Fri, May 12, 2017 - Page 8 News List

Nation needs allies against N Korea

By Jerome Keating

North Korea is an increasing trouble spot; few would dispute that matter. However to more clearly understand the issue, one must start with the realistic premise that despite what any world leaders might or might not be saying about cooperation and working deals, the leadership of the People’s Republic of China does not want and will not accept a unified Korea.

Understanding this premise is particularly important for Taiwan. For as the nation regularly reviews the surrounding landscape, as well as threats to peace in the Asia-Pacific region, it must have a plan to deal with the Korean conundrum.

The conundrum is not a hypothetical situation. North Korea and its leader, Kim Jong-un, have once again jumped back into the spotlight with missile launches, bravado about nuclear tests and more. This has drawn attention away from the contested shipping lanes and waters of the South China Sea, so much so that all involved parties have had to refocus.

Even newly elected US President Donald Trump has entered the fray and perhaps helped stir, if not muddy, the turbulent waters by saying that he would not mind meeting with Kim, whom he classifies as a “smart cookie.”

He feels that they could “work a deal.”

That Trump feels that he can work a deal naturally raises eyebrows. It is his style. Yet, when looking at his similar projection of a workable deal between Israel and Palestine, one wonders if it represents naivete, bravado, wishful thinking or just a neophyte with little grasp of regional histories feeling confident.

For example, with North Korea, Trump has announced that he found out “how complicated” the situation is from his talk with Chinese President Xi Jinping (習近平).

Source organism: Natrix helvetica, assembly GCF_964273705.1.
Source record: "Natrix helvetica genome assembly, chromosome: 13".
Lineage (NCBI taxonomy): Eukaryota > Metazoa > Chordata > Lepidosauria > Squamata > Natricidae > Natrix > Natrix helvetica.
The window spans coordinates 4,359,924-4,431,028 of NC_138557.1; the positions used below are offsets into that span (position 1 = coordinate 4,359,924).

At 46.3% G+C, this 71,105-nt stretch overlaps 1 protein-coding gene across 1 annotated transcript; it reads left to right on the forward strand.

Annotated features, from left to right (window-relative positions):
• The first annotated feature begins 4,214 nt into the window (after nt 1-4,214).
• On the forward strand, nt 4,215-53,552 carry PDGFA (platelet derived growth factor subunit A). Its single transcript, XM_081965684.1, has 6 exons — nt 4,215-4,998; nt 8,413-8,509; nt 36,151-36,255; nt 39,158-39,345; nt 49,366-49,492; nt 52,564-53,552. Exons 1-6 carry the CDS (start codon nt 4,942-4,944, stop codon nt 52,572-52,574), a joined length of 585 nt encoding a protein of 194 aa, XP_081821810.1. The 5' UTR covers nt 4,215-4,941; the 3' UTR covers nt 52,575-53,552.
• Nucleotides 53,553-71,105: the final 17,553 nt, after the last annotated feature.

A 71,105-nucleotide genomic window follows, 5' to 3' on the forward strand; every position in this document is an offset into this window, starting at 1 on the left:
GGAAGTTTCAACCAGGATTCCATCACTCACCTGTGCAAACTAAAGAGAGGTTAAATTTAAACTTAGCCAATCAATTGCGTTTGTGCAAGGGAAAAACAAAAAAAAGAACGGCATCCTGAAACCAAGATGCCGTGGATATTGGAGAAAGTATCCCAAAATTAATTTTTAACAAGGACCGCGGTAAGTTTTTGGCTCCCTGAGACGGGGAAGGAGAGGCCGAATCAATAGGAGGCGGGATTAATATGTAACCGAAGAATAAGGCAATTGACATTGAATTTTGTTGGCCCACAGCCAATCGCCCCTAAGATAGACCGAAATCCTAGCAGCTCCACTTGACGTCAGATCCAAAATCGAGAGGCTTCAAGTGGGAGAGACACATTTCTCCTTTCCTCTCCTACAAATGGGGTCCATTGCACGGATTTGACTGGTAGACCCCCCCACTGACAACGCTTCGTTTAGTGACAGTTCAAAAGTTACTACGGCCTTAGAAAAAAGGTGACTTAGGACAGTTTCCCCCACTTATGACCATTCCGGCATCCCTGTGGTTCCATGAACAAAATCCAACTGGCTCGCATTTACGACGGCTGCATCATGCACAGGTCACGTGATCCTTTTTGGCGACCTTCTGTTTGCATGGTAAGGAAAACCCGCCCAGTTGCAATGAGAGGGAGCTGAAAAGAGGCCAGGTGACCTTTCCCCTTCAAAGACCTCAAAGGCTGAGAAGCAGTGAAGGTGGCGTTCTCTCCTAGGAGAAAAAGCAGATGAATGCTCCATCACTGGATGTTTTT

For Taiwan, this makes it more worrisome. It has already experienced first-hand what might be called a flip-flop of Trump.

In December last year, Trump boldly challenged political conventions and was cheered when he stated that if the newly elected US president could sell military hardware to Taiwan, why could he not accept a congratulatory telephone call from President Tsai Ing-wen (蔡英文)?

That was fine until Trump reversed fields and said he learned how complicated the North Korean situation is, not from his staff, but from Xi. Now it seems that any future calls to Trump from Tsai will first be run by Xi before being accepted.

For this reason, Trump’s naming Kim as a smart cookie has also raised concerns. Is he aware that Kim had his uncle Jang Sung-thaek and several others executed for unexplained treachery in 2013?

Is he aware of the recent murder in Malaysia of Kim’s elder half-brother, Kim Jong-nam? Would the label of a ruthless Machiavellian dictator be more appropriate for Kim Jung-un than a “smart cookie?”

History bears out how deals are easily made and easily broken. The many “deals” that preceded World War II would convince most on the unpredictability of political deals.

For example, Benito Mussolini, Italy’s fascist leader and prime minister from 1922 made innumerable deals good and bad in his efforts to make Italy great again. One of his more amusing failures was the projected 1933 Four Power Pact between Britain, France, Germany and Italy. Despite his confidence, that never got off the ground.

Who can forget Britain’s Munich Agreement of 1938 when then-British prime minister Neville Chamberlain returned from Munich with a deal he had worked out with then-German chancellor Adolph Hitler.

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